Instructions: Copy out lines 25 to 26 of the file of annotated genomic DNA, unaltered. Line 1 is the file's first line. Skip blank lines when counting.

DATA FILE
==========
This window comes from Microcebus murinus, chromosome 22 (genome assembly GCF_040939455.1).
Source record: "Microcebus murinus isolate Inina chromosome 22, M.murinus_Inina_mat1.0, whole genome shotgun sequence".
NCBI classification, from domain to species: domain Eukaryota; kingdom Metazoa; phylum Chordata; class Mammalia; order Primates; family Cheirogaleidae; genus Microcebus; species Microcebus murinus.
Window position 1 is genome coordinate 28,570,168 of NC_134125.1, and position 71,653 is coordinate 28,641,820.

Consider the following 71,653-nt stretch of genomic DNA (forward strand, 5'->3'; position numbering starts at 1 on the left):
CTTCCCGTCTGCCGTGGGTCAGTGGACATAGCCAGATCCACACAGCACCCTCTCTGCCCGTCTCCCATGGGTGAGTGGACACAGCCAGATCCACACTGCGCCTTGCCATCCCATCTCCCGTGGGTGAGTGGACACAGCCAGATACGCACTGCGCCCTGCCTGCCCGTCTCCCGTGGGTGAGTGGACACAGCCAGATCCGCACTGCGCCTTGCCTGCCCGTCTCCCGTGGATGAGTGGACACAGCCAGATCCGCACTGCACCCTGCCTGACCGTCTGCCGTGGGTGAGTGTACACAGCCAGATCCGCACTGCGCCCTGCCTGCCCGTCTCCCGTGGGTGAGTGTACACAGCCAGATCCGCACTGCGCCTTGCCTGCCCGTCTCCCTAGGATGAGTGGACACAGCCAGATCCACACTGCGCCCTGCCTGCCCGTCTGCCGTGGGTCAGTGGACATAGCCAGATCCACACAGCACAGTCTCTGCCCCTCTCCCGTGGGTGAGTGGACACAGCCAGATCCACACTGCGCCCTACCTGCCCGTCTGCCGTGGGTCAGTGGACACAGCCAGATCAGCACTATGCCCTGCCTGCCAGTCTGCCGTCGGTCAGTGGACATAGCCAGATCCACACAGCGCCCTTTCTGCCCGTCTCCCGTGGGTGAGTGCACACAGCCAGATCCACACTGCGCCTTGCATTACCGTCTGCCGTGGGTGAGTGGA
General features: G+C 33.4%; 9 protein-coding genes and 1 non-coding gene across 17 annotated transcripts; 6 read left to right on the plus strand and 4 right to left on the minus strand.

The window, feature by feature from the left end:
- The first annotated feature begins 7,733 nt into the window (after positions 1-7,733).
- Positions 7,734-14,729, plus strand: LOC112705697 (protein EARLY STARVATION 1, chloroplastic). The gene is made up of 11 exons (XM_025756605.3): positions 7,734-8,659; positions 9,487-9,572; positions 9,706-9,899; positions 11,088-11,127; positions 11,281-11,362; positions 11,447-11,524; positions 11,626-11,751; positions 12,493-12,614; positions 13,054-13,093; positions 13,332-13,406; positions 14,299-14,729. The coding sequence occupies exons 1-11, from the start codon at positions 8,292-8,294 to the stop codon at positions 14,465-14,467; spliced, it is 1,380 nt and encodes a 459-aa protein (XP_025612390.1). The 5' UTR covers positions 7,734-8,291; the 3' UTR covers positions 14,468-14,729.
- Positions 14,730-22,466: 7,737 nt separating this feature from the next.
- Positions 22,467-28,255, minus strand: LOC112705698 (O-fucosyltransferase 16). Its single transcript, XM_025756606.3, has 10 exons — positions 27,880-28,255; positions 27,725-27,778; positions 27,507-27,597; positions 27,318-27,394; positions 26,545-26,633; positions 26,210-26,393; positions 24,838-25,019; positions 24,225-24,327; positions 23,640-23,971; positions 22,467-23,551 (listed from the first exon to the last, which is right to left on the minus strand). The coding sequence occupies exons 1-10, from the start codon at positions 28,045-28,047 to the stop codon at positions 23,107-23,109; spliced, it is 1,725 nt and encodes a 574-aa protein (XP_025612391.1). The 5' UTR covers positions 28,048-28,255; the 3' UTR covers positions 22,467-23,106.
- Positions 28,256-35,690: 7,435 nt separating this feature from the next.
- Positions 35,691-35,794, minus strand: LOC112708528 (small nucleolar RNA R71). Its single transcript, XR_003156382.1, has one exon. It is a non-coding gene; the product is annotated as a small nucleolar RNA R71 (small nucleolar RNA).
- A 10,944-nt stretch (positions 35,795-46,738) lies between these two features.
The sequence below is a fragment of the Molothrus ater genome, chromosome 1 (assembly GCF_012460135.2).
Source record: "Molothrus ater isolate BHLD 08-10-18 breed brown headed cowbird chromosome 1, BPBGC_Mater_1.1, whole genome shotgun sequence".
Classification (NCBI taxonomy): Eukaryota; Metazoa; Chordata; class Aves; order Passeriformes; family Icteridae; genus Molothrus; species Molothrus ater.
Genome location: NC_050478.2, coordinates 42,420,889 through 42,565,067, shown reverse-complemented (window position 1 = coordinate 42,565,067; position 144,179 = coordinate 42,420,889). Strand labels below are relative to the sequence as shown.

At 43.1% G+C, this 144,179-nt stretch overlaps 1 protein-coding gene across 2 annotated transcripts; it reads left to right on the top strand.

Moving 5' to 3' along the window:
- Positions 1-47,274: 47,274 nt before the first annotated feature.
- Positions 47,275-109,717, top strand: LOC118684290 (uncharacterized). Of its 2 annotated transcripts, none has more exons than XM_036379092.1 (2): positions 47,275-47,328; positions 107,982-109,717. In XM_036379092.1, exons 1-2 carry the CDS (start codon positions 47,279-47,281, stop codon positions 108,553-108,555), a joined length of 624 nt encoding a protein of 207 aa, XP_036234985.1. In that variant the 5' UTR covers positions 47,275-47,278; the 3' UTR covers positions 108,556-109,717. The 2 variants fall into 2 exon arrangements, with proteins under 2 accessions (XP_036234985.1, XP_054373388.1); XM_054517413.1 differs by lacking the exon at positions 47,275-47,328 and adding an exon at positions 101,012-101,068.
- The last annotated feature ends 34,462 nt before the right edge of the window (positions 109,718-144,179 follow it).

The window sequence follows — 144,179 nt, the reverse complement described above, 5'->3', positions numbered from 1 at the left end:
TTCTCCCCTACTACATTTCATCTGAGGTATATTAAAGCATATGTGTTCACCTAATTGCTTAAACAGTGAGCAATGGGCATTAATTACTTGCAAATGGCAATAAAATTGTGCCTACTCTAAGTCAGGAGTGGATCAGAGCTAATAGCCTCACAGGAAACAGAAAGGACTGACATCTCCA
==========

The window sequence follows — 144,179 nt, the reverse complement described above, 5'->3', positions numbered from 1 at the left end:
TTCTCCCCTACTACATTTCATCTGAGGTATATTAAAGCATATGTGTTCACCTAATTGCTTAAACAGTGAGCAATGGGCATTAATTACTTGCAAATGGCAATAAAATTGTGCCTACTCTAAGTCAGGAGTGGATCAGAGCTAATAGCCTCACAGGAAACAGAAAGGACTGACATCTCCA